But what does this mean for 20... I'll show myself out. 

  • 2015 resolutions are for losers: In Minnesota, the 2016 fight for control of the state House and Senate is well under way. A new conservative group (Minnesota Action Network, headed by former U.S. Sen. Norm Coleman) is already targeting suburban Democratic legislators with direct mail campaigns as the GOP tries to shore up its fresh House majority in anticipation of a higher-turnout election next year. 

  • All that extra lead will make losing holiday weight tough: Republicans in Colorado have already introduced a bill repealing the state's ban on high-capacity ammunition magazines, which may pass the newly-minted GOP state Senate but could face a bleak future in the House (Democrats control it by three seats).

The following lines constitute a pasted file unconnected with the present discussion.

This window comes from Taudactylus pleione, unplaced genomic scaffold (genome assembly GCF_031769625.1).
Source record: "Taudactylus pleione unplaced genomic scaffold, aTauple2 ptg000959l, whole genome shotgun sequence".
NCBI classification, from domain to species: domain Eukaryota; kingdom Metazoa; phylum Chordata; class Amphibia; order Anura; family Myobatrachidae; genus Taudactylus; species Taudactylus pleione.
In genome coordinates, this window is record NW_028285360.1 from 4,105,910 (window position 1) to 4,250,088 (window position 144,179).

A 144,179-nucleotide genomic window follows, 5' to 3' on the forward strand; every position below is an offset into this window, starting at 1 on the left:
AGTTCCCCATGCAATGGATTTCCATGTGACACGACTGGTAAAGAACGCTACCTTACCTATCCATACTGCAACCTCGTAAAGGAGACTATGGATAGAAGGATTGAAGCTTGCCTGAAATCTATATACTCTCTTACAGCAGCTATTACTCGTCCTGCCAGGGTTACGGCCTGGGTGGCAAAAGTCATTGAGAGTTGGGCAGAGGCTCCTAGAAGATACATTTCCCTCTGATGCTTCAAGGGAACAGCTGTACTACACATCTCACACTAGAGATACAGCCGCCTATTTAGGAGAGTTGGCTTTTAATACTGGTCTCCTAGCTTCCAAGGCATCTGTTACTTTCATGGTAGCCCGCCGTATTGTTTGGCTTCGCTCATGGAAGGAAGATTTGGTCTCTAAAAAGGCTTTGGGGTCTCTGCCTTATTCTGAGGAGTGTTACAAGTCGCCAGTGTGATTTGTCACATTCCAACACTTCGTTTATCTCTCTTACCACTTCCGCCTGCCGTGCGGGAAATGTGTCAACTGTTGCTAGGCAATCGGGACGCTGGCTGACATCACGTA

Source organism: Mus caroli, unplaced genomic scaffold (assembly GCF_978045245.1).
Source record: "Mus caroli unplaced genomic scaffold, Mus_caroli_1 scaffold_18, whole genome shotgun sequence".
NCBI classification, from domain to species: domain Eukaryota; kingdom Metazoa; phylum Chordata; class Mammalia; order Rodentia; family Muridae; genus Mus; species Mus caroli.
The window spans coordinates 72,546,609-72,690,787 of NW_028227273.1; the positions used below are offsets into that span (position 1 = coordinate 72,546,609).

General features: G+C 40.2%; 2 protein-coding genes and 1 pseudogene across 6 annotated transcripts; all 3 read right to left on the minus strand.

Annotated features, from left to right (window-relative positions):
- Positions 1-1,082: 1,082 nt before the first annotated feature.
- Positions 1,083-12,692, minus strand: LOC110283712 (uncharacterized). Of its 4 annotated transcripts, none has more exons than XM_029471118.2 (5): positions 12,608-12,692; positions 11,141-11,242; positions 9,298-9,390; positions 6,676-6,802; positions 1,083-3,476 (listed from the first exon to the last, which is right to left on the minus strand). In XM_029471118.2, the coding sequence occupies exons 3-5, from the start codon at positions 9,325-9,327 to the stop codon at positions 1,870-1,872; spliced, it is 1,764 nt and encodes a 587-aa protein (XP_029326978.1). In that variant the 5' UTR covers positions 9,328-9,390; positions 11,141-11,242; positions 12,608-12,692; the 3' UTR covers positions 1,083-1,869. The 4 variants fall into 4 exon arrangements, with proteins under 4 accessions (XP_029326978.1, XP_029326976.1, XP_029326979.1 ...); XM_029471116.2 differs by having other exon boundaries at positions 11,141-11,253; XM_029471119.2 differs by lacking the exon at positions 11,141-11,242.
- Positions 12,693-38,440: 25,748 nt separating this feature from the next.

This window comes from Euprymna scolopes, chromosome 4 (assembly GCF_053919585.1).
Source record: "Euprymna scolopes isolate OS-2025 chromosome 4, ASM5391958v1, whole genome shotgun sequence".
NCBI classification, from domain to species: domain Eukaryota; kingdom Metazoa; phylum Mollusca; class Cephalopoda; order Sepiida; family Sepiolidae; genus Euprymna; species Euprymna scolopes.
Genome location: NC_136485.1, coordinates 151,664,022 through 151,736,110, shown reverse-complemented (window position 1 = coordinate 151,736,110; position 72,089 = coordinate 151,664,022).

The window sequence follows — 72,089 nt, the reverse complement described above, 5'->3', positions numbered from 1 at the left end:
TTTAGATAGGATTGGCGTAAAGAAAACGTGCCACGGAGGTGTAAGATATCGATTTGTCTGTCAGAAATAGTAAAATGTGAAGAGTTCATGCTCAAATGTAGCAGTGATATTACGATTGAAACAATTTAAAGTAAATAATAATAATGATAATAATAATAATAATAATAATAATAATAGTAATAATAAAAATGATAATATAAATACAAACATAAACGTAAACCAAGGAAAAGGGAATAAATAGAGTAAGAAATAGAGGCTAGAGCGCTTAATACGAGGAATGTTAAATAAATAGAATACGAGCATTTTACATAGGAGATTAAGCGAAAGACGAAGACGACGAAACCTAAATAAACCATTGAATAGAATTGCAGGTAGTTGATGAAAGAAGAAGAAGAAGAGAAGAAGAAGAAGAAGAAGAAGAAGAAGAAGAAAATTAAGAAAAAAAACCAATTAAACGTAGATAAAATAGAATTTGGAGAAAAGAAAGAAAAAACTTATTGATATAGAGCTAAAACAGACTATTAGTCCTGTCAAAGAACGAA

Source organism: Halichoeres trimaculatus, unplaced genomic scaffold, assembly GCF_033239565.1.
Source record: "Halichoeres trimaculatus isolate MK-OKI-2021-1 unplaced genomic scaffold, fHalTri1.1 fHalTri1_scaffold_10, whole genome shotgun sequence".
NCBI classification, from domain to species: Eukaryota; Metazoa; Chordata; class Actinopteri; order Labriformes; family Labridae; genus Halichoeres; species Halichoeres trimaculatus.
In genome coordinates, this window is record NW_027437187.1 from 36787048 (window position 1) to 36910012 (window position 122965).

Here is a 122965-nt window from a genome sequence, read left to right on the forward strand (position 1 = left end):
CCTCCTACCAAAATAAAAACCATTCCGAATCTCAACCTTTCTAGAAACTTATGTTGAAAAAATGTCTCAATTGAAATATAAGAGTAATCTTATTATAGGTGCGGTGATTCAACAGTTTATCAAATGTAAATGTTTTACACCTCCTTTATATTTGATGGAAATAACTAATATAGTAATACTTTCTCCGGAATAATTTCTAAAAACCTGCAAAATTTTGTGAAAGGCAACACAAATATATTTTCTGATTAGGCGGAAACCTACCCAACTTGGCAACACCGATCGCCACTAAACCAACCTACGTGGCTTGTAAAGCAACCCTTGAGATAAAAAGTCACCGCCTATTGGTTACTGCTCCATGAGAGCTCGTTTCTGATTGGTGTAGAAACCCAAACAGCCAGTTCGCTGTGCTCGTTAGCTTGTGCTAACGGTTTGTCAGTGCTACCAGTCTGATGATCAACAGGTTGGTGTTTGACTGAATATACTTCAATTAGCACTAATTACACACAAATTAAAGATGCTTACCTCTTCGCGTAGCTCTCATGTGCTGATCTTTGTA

• Taking a little more me time: The new outright GOP majority in the New York state Senate (and the still-Democratic Assembly) is in low gear until Gov. Cuomo's State of the State address, which usually kicks off session but was postponed until Jan. 21 because of the death of the governor's father. 

  • Maine goals: Newly-reelected Gov. Paul "thank you Eliot Cutler" LePage has laid out two of his top priorities for state lawmakers: gutting the state's income tax and slashing welfare for needy families any and every way he can. The measures may survive the newly GOP-controlled state Senate, but the Democratic majority in the House make these proposals long shots, at best. 

Other hopes and dreams for the new year:

  • Learn a new language, or turn a pizza into awesomeNew Mexico's new GOP House majority won't have a chance to flex its muscle until session convenes on January 20, but there's already plenty of chatter about so-called "right to work" legislation and measures aimed at raising the minimum wage. So here are a couple of coming attractions you may not have heard about yet.